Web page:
Oh, how times have changed.
Miami used to drop mad loot on blow, an estimated $11 billion each year at the height of Magic City's cocaine days, according to some economists.
"In 1979, there was a $7 billion [cash] surplus from the Miami banks," former IRS special agent Michael McDonald said in a 2005 interview with New Times. "Absolutely unconscionable levels of money were pouring in here."
But that was 30-some years ago.
These days, the Big Mango spends its would-be drug money on salsa, dance tunes, and heavy metal. According to Amazon's inaugural "Cities That Rock" list, an "assessment of Amazon MP3, CD, and vinyl record sales," Miami leads the nation in online music sales.
Amazon's Top 10 Cities for Music Sales
1. Miami, FL
2. Pittsburgh, PA
3. Orlando, FL.
4. Salt Lake City, UT
5. St. Louis, MO
6. Cincinnati, OH
7. Seattle, WA
8. Ann Arbor, MI
9. Richmond, VA
10. Atlanta, GA
"The results of our U.S. Cities That Rock list showcase the diverse tastes of our customers and reaffirm why it's important to provide our millions of customers with access to the wide variety of artists and genres they want to listen to," VP of digital music for Amazon Steve Boom said in a statement.
"I think that having the ability to put out a product without investing in pressing and carrying inventory is great for lesser-known acts," says Miami musician and Day Music Died keyboardist Humberto Casanova. "It cuts our investment and lets us focus on making more music."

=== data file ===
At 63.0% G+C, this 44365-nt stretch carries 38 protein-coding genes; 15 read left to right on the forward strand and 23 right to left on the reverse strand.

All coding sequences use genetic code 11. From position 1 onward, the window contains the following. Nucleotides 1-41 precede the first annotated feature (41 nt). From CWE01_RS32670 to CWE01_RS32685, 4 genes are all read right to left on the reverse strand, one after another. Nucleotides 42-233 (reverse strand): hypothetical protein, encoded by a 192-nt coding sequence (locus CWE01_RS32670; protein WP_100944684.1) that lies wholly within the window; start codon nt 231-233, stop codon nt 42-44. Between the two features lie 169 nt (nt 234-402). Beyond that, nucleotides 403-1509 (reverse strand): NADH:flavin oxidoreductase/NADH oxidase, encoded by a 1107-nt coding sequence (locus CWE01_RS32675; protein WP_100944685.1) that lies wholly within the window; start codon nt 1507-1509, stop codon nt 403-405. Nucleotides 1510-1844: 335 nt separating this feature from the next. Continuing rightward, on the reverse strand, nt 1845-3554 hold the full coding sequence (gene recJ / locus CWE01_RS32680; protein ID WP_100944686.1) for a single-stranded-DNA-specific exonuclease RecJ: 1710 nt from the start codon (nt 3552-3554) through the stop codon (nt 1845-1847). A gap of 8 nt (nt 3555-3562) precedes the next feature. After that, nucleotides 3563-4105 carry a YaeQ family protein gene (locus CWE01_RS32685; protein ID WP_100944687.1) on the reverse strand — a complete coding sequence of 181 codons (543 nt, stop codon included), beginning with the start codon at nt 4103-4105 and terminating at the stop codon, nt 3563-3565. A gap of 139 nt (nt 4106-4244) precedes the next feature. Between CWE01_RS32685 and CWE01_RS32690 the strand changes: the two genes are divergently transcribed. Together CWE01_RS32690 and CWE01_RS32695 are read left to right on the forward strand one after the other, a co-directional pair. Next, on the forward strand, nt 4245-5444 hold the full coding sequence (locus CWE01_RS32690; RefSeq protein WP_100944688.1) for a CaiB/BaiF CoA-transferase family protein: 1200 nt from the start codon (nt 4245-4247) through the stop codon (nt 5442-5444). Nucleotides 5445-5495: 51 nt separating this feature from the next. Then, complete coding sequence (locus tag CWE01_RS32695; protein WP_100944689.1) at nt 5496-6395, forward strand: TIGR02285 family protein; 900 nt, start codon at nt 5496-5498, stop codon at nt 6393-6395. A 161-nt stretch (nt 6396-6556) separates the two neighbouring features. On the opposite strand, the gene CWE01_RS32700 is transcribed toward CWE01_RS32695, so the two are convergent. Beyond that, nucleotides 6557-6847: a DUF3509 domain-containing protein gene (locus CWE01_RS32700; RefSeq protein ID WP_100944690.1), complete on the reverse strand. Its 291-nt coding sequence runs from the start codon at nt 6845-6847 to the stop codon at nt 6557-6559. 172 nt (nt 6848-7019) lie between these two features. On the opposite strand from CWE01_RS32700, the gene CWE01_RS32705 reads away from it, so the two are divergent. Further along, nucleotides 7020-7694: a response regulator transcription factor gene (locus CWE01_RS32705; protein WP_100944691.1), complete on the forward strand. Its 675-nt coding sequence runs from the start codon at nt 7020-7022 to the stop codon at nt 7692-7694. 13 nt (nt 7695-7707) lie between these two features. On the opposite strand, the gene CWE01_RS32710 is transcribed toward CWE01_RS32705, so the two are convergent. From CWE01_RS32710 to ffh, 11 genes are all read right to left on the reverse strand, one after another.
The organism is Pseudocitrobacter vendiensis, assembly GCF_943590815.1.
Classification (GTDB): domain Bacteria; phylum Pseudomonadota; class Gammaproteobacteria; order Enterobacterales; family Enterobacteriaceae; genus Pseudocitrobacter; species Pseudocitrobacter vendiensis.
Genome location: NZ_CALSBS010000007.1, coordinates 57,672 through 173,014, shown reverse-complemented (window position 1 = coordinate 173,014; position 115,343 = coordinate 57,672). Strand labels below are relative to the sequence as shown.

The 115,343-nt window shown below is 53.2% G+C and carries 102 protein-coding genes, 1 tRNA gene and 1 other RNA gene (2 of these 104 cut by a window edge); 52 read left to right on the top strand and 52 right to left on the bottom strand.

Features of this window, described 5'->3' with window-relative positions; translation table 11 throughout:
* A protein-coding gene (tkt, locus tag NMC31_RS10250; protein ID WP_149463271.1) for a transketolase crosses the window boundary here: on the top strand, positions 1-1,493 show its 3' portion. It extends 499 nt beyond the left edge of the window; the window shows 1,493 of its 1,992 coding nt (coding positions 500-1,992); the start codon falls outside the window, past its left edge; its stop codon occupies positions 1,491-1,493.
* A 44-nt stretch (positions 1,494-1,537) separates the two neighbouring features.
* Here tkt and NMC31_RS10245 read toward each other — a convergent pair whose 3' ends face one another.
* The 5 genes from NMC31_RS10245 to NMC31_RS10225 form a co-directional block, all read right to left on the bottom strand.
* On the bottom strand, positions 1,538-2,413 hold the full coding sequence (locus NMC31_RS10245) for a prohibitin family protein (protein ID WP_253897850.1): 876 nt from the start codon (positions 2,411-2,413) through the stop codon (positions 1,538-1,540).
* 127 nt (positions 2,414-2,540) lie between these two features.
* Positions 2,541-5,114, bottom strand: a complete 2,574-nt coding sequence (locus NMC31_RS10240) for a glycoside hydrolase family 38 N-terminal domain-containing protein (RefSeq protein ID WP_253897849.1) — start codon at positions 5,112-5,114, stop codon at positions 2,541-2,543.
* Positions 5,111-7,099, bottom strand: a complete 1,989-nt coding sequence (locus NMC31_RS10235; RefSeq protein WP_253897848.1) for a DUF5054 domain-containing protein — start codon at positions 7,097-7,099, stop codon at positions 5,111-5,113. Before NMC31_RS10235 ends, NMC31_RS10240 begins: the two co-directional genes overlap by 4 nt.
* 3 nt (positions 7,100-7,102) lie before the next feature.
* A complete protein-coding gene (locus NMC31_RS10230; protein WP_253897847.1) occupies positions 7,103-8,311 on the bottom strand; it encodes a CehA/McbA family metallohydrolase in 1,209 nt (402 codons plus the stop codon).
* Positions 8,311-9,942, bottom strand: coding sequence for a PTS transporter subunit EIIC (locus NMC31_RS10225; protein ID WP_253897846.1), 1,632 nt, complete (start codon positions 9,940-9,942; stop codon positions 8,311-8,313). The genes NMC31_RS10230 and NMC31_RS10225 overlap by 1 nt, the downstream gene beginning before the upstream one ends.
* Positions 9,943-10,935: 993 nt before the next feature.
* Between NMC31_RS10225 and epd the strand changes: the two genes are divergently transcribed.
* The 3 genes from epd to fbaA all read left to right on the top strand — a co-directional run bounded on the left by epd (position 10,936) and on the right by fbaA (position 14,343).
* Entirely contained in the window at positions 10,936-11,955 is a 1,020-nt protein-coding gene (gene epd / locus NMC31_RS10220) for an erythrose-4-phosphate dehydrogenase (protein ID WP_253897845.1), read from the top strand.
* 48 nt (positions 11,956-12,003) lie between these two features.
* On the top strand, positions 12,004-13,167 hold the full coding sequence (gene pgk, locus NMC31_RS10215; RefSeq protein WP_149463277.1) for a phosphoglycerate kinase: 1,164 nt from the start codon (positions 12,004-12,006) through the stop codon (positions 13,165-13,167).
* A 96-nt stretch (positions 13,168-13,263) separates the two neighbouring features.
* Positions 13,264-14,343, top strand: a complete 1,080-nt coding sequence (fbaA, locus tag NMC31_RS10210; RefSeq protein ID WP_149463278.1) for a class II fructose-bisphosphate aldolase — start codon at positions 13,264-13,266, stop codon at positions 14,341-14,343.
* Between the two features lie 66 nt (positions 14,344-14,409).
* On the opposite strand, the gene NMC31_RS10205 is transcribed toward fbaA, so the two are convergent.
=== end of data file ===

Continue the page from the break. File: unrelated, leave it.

In 2005, Day Music Died spent upward of $10,000 recording and releasing CD copies of The Cardboard Score.
"To us, that album is beautiful; it's professional," DMD frontman Gabriel Fernandez told New Times in April. "It was a great experience; it was legit. You touched it. You felt it. You heard it. But we reach as many people immediately with the digital for less money."
Aiming to stretch its latest investment, Day Music Died digitally released its highly anticipated follow-up, Elephant in the Room, this past February, relying exclusively on online sales.
"We haven't outsold our first album yet," Casanova admits, "but we have sold more digital copies of this album than the first."
Still, Casanova thinks the shift in consumer trends is a good thing.
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"I think that both [label and artist] win," he says. "Lesser-known artists get to post their material on a widely accessible medium for an annual fee plus 30 percent [in most cases]. Being that accessible has a price tag, but it's worth it."